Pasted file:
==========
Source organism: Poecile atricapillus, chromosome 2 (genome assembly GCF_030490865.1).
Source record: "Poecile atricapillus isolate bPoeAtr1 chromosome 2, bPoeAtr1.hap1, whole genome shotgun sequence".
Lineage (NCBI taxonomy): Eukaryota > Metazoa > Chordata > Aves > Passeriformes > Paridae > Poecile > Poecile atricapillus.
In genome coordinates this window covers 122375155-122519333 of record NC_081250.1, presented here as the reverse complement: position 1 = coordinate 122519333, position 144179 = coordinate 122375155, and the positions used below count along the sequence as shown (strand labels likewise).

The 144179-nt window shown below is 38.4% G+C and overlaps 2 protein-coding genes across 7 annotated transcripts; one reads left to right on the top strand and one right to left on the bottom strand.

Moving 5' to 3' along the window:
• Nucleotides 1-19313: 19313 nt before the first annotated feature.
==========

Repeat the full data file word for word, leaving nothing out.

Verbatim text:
Source organism: Poecile atricapillus, chromosome 2 (genome assembly GCF_030490865.1).
Source record: "Poecile atricapillus isolate bPoeAtr1 chromosome 2, bPoeAtr1.hap1, whole genome shotgun sequence".
Lineage (NCBI taxonomy): Eukaryota > Metazoa > Chordata > Aves > Passeriformes > Paridae > Poecile > Poecile atricapillus.
In genome coordinates this window covers 122375155-122519333 of record NC_081250.1, presented here as the reverse complement: position 1 = coordinate 122519333, position 144179 = coordinate 122375155, and the positions used below count along the sequence as shown (strand labels likewise).

The 144179-nt window shown below is 38.4% G+C and overlaps 2 protein-coding genes across 7 annotated transcripts; one reads left to right on the top strand and one right to left on the bottom strand.

Moving 5' to 3' along the window:
• Nucleotides 1-19313: 19313 nt before the first annotated feature.